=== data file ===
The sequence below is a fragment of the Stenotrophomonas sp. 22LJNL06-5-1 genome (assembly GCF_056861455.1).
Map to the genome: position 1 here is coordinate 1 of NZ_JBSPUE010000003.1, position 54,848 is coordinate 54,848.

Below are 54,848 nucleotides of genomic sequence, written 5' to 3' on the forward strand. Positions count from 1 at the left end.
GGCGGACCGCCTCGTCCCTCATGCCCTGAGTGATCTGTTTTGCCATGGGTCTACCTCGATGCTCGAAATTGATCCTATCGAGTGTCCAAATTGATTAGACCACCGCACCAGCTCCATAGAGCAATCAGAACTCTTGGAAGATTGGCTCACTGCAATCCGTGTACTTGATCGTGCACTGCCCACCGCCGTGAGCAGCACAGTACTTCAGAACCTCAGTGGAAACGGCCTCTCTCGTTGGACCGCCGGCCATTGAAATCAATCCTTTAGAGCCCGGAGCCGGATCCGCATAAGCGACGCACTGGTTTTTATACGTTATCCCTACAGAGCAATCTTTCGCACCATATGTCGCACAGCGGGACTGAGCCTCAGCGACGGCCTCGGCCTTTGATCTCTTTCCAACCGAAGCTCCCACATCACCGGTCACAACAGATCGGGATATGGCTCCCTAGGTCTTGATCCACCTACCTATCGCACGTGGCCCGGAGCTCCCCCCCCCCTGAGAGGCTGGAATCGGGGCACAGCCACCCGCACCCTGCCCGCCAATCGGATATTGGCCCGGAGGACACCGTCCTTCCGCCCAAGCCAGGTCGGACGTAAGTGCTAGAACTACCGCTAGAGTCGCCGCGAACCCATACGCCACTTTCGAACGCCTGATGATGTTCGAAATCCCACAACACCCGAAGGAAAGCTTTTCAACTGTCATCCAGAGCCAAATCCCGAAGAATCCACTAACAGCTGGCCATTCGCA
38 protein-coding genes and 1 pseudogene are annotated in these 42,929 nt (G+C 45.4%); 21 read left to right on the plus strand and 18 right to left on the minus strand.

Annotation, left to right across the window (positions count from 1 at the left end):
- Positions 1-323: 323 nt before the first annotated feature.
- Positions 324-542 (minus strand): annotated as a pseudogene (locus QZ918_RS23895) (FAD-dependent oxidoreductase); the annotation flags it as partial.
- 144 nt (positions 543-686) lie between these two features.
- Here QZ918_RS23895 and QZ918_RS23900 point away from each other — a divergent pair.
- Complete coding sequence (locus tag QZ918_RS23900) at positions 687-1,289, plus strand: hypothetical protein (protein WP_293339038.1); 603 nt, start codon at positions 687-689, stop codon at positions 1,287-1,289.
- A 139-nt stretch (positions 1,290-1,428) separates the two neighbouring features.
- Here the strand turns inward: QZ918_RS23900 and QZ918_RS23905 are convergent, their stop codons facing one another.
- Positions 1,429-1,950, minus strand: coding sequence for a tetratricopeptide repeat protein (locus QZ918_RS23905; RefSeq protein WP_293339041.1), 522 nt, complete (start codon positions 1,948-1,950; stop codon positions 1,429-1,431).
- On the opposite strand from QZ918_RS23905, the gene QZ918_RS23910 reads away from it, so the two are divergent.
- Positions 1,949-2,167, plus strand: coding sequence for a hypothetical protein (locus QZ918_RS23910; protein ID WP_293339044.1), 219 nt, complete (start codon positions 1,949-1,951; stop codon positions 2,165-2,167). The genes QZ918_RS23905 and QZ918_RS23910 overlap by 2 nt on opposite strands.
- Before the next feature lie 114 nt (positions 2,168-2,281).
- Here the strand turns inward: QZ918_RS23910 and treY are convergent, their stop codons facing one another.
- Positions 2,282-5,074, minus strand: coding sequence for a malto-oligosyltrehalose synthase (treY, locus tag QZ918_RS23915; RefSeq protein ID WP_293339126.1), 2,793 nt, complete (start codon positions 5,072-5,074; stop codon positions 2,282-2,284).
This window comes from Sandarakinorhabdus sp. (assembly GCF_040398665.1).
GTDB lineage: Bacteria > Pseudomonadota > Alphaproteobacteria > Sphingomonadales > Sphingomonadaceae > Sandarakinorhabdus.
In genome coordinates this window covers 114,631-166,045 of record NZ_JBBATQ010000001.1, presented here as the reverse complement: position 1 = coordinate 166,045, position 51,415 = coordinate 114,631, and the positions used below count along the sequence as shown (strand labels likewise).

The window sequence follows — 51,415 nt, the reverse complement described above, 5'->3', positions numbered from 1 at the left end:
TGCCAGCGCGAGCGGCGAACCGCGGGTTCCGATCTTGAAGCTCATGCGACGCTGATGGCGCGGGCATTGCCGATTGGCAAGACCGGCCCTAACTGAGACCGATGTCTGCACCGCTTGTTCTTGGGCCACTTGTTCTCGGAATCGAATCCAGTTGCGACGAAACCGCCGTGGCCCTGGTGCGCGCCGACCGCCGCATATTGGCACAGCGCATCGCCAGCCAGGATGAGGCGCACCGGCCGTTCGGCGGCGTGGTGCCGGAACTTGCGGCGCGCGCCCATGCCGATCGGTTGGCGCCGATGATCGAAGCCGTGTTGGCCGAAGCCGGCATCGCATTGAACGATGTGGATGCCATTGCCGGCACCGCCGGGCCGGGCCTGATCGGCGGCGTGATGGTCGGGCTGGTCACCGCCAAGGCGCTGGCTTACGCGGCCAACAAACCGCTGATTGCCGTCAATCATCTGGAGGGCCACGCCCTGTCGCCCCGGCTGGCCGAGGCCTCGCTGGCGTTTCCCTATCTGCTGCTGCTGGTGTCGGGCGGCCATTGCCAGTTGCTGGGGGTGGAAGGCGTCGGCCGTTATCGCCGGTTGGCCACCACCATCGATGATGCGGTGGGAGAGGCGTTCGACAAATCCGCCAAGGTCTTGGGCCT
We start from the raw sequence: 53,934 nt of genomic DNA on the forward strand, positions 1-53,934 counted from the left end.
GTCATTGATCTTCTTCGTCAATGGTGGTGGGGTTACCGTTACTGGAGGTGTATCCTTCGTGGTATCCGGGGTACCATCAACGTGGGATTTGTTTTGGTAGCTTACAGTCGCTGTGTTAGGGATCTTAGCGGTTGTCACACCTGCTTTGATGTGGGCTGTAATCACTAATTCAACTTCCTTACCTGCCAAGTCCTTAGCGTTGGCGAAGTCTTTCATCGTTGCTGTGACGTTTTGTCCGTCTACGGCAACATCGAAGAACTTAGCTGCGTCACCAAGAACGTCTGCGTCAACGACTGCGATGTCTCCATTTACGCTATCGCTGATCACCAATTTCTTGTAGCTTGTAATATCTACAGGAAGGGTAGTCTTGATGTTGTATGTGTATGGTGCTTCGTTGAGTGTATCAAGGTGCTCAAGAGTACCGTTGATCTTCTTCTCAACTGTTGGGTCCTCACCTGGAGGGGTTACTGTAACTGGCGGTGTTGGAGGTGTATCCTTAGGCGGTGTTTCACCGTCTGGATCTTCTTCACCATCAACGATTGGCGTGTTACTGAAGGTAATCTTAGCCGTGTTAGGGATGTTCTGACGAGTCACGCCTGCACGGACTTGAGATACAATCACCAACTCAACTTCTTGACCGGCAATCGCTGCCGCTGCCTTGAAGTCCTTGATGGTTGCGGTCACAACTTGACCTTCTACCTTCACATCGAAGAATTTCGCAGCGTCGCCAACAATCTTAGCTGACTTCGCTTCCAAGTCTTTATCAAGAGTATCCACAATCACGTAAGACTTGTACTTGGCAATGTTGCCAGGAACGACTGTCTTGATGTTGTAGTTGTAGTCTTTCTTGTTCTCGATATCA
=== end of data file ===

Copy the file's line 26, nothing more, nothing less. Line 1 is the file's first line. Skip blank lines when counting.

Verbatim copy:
GTCATTGATCTTCTTCGTCAATGGTGGTGGGGTTACCGTTACTGGAGGTGTATCCTTCGTGGTATCCGGGGTACCATCAACGTGGGATTTGTTTTGGTAGCTTACAGTCGCTGTGTTAGGGATCTTAGCGGTTGTCACACCTGCTTTGATGTGGGCTGTAATCACTAATTCAACTTCCTTACCTGCCAAGTCCTTAGCGTTGGCGAAGTCTTTCATCGTTGCTGTGACGTTTTGTCCGTCTACGGCAACATCGAAGAACTTAGCTGCGTCACCAAGAACGTCTGCGTCAACGACTGCGATGTCTCCATTTACGCTATCGCTGATCACCAATTTCTTGTAGCTTGTAATATCTACAGGAAGGGTAGTCTTGATGTTGTATGTGTATGGTGCTTCGTTGAGTGTATCAAGGTGCTCAAGAGTACCGTTGATCTTCTTCTCAACTGTTGGGTCCTCACCTGGAGGGGTTACTGTAACTGGCGGTGTTGGAGGTGTATCCTTAGGCGGTGTTTCACCGTCTGGATCTTCTTCACCATCAACGATTGGCGTGTTACTGAAGGTAATCTTAGCCGTGTTAGGGATGTTCTGACGAGTCACGCCTGCACGGACTTGAGATACAATCACCAACTCAACTTCTTGACCGGCAATCGCTGCCGCTGCCTTGAAGTCCTTGATGGTTGCGGTCACAACTTGACCTTCTACCTTCACATCGAAGAATTTCGCAGCGTCGCCAACAATCTTAGCTGACTTCGCTTCCAAGTCTTTATCAAGAGTATCCACAATCACGTAAGACTTGTACTTGGCAATGTTGCCAGGAACGACTGTCTTGATGTTGTAGTTGTAGTCTTTCTTGTTCTCGATATCA